One of the world's best human Go players just got pummeled by a computer program. Google DeepMind's AlphaGo program beat champion Go player Lee Sedol in their fifth and final match in Seoul Monday afternoon, bringing their tournament to a close, 4-1.


DeepMind founder Demis Hassabis described the final five-hour match as "the most exciting and stressful one for [the DeepMind team]"at a post-game press conference. At the same conference, Sedol, who only managed to eke out one victory against the AI, said he "felt sorry because the challenge match came to an end."

The human-AI Go face-off started March 9, and has been closely watched as an indicator of how well a computer program can navigate a highly strategic, territory-based game. The players were competing for a $1 million prize; technically, the DeepMind team and AlphaGo won the prize, which it will donate to charity, after the third match. AlphaGo beat Sedol in the first three games, and resigned the fourth.


AlphaGo's win is a huge achievement because Go is so complex—with exponentially more possible games than even chess—and often considered "intuitive," making it a particularly tempting test for AI researchers.

Last year AlphaGo beat European Go champion Fan Hui 5-0, which was reported in Nature in late January. But Sedol has won 18 international titles, and represents a greater achievement, something akin to the 1997 defeat of chess Grandmaster Gary Kasparov by IBM's Deep Blue.

Google says the first game was watched by 60 million people from China, where Go originated millennia ago and remains very popular. The game, which is deceptively simple, is based around placing stones on a 19x19 board (sometimes smaller) in order to capture as much of the area on the board as possible.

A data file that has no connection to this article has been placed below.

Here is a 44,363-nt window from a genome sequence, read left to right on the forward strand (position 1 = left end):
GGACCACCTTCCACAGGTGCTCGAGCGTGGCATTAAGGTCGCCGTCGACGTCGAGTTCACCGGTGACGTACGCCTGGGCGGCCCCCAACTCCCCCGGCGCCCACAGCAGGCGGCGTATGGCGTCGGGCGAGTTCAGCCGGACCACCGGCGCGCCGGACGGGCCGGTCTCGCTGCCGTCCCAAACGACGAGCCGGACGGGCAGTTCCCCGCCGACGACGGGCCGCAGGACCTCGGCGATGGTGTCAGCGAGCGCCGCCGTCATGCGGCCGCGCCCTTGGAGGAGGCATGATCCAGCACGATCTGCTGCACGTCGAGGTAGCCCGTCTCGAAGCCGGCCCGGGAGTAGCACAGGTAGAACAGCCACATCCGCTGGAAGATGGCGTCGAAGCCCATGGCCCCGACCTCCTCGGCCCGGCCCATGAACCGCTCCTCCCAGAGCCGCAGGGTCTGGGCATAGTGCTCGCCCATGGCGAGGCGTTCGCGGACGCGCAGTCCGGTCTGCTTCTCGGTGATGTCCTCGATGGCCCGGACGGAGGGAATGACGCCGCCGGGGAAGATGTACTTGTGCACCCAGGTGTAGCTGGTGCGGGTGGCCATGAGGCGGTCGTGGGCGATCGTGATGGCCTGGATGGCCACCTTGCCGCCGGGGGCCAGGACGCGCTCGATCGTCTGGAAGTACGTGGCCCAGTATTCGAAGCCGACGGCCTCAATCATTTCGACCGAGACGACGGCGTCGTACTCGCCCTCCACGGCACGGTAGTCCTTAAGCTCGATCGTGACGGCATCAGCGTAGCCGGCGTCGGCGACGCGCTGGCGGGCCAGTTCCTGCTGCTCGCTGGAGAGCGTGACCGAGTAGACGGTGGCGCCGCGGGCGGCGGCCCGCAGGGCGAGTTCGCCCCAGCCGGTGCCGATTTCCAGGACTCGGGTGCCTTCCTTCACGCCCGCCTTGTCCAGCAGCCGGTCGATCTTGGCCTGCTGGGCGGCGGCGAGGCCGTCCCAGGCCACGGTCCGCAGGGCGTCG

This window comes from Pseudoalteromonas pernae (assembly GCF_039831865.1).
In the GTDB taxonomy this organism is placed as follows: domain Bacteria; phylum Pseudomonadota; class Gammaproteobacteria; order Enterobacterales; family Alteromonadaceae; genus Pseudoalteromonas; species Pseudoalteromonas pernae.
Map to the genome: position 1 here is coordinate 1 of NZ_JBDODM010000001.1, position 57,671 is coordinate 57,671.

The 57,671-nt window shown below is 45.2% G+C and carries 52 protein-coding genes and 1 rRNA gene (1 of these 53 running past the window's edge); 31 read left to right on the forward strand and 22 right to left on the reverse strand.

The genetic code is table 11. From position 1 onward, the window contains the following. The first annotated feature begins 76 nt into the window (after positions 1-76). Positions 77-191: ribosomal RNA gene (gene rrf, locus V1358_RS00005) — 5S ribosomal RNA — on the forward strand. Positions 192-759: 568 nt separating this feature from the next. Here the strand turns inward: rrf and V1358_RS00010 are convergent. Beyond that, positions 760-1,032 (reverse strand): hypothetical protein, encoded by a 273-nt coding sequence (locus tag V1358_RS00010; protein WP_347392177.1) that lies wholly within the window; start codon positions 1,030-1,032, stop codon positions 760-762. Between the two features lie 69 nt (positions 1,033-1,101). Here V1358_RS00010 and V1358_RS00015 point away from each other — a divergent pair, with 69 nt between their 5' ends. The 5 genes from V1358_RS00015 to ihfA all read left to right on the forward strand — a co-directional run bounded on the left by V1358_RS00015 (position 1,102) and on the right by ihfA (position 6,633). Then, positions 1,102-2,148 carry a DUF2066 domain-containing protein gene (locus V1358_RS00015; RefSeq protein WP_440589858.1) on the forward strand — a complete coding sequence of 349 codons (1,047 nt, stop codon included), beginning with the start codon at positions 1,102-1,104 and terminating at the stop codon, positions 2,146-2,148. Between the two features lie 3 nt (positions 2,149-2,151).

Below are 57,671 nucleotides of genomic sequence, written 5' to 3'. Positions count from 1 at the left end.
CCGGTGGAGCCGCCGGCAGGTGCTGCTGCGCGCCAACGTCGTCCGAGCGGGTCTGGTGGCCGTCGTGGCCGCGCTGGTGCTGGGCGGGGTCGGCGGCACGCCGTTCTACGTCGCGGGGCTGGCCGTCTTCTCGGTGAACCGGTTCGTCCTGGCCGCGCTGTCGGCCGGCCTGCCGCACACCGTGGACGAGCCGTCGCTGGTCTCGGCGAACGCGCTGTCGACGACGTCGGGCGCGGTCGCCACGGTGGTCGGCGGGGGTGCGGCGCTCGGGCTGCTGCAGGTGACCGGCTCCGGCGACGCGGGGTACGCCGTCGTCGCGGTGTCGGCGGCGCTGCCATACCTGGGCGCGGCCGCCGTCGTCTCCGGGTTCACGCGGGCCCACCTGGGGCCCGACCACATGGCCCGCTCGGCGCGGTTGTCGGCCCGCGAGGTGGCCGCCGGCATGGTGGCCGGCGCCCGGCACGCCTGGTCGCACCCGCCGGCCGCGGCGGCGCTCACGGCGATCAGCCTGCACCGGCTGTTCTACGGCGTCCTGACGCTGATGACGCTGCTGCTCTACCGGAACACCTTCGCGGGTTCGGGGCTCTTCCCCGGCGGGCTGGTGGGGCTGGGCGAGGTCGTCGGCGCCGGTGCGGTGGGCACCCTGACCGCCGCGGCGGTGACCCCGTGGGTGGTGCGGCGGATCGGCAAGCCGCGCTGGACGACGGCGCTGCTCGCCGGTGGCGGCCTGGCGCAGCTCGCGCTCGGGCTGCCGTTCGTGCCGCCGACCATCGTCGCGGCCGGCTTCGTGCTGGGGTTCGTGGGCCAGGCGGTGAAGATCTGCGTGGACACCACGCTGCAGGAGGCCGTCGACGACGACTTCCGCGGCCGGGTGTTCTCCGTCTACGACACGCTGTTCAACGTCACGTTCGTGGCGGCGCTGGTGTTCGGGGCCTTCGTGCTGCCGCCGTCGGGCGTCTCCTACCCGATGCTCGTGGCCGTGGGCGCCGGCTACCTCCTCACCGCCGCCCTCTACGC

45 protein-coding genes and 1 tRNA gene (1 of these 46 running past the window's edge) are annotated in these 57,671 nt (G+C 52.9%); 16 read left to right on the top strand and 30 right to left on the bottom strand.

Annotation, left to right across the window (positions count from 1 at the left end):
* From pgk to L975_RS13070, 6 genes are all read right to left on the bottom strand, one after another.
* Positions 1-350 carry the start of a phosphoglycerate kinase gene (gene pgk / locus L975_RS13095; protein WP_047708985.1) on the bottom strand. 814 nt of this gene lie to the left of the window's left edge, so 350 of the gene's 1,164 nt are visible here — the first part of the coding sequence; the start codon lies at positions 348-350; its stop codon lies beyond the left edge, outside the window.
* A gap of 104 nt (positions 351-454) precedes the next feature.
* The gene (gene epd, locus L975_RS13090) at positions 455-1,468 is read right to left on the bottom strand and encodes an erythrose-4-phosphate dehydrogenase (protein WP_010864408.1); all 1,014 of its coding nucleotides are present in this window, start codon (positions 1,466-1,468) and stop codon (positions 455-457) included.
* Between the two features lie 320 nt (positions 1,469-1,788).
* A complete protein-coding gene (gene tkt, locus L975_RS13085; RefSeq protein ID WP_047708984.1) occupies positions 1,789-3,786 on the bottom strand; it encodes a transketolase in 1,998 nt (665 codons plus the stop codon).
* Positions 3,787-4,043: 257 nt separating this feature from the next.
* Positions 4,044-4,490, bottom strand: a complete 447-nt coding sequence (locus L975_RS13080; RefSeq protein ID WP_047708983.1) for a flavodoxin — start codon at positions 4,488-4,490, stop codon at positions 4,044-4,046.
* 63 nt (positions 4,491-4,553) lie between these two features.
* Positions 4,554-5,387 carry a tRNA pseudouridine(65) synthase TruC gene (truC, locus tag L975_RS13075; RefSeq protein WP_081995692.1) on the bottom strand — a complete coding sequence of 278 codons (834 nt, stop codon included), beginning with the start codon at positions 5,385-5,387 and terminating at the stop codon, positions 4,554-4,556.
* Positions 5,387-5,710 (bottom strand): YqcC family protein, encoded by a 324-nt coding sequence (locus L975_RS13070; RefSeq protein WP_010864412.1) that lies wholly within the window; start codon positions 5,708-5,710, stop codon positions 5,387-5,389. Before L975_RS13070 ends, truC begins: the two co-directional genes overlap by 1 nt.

What's particular interesting, as I wrote after AlphaGo's first two wins, is that AlphaGo was not simply playing "like a machine," by making the most efficient moves based on brute force computing, nor did it play quite like a human. Instead, its style of play looked like thinking without human hangups.

In fact, AlphaGo doesn't even work with brute force, because the sheer number of possible moves and games it would have to calculate is so large. Rather, it uses neural networks to pare down its decisions, and makes a judgment among those about what to do.


Nonetheless, there's room for improvement. The program made mistakes early in some of its games with Sedol. "Yes, compared to human beings, its moves are different and at times superior," said Sedol after his win. "But I do think there are weaknesses for AlphaGo.”

However, if the goal is a thinking, human-like intelligence, perhaps that's a feature and not a bug.

Ethan Chiel is a reporter for Fusion, writing mostly about the internet and technology. You can (and should) email him at